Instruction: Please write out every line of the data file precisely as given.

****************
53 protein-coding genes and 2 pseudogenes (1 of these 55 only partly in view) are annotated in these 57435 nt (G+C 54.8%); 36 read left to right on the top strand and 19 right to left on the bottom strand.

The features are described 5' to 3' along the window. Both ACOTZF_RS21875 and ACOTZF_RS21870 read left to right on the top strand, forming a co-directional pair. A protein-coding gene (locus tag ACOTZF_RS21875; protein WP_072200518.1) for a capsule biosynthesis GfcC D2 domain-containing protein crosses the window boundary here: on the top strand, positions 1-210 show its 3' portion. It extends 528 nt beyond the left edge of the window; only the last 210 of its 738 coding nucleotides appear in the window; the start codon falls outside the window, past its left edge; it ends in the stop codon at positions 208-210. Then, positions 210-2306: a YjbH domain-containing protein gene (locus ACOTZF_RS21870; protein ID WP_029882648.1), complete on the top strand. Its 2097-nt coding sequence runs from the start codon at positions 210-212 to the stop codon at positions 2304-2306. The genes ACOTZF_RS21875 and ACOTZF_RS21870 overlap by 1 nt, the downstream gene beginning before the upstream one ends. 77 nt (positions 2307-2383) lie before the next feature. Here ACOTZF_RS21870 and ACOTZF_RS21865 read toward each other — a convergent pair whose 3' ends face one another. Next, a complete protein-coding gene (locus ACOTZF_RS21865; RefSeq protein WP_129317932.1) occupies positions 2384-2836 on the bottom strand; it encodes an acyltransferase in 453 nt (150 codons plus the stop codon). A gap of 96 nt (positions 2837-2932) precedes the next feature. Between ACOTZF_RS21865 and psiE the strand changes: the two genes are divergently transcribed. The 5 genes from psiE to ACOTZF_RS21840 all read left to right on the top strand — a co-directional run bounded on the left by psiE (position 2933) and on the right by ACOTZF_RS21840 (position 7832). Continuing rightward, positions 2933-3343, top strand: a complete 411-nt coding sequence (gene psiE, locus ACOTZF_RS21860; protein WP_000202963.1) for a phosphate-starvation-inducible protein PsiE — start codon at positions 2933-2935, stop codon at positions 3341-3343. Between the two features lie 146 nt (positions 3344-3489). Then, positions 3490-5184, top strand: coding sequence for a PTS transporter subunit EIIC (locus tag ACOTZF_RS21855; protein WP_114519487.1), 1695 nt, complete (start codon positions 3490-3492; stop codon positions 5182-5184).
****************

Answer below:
53 protein-coding genes and 2 pseudogenes (1 of these 55 only partly in view) are annotated in these 57435 nt (G+C 54.8%); 36 read left to right on the top strand and 19 right to left on the bottom strand.

The features are described 5' to 3' along the window. Both ACOTZF_RS21875 and ACOTZF_RS21870 read left to right on the top strand, forming a co-directional pair. A protein-coding gene (locus tag ACOTZF_RS21875; protein WP_072200518.1) for a capsule biosynthesis GfcC D2 domain-containing protein crosses the window boundary here: on the top strand, positions 1-210 show its 3' portion. It extends 528 nt beyond the left edge of the window; only the last 210 of its 738 coding nucleotides appear in the window; the start codon falls outside the window, past its left edge; it ends in the stop codon at positions 208-210. Then, positions 210-2306: a YjbH domain-containing protein gene (locus ACOTZF_RS21870; protein ID WP_029882648.1), complete on the top strand. Its 2097-nt coding sequence runs from the start codon at positions 210-212 to the stop codon at positions 2304-2306. The genes ACOTZF_RS21875 and ACOTZF_RS21870 overlap by 1 nt, the downstream gene beginning before the upstream one ends. 77 nt (positions 2307-2383) lie before the next feature. Here ACOTZF_RS21870 and ACOTZF_RS21865 read toward each other — a convergent pair whose 3' ends face one another. Next, a complete protein-coding gene (locus ACOTZF_RS21865; RefSeq protein WP_129317932.1) occupies positions 2384-2836 on the bottom strand; it encodes an acyltransferase in 453 nt (150 codons plus the stop codon). A gap of 96 nt (positions 2837-2932) precedes the next feature. Between ACOTZF_RS21865 and psiE the strand changes: the two genes are divergently transcribed. The 5 genes from psiE to ACOTZF_RS21840 all read left to right on the top strand — a co-directional run bounded on the left by psiE (position 2933) and on the right by ACOTZF_RS21840 (position 7832). Continuing rightward, positions 2933-3343, top strand: a complete 411-nt coding sequence (gene psiE, locus ACOTZF_RS21860; protein WP_000202963.1) for a phosphate-starvation-inducible protein PsiE — start codon at positions 2933-2935, stop codon at positions 3341-3343. Between the two features lie 146 nt (positions 3344-3489). Then, positions 3490-5184, top strand: coding sequence for a PTS transporter subunit EIIC (locus tag ACOTZF_RS21855; protein WP_114519487.1), 1695 nt, complete (start codon positions 3490-3492; stop codon positions 5182-5184).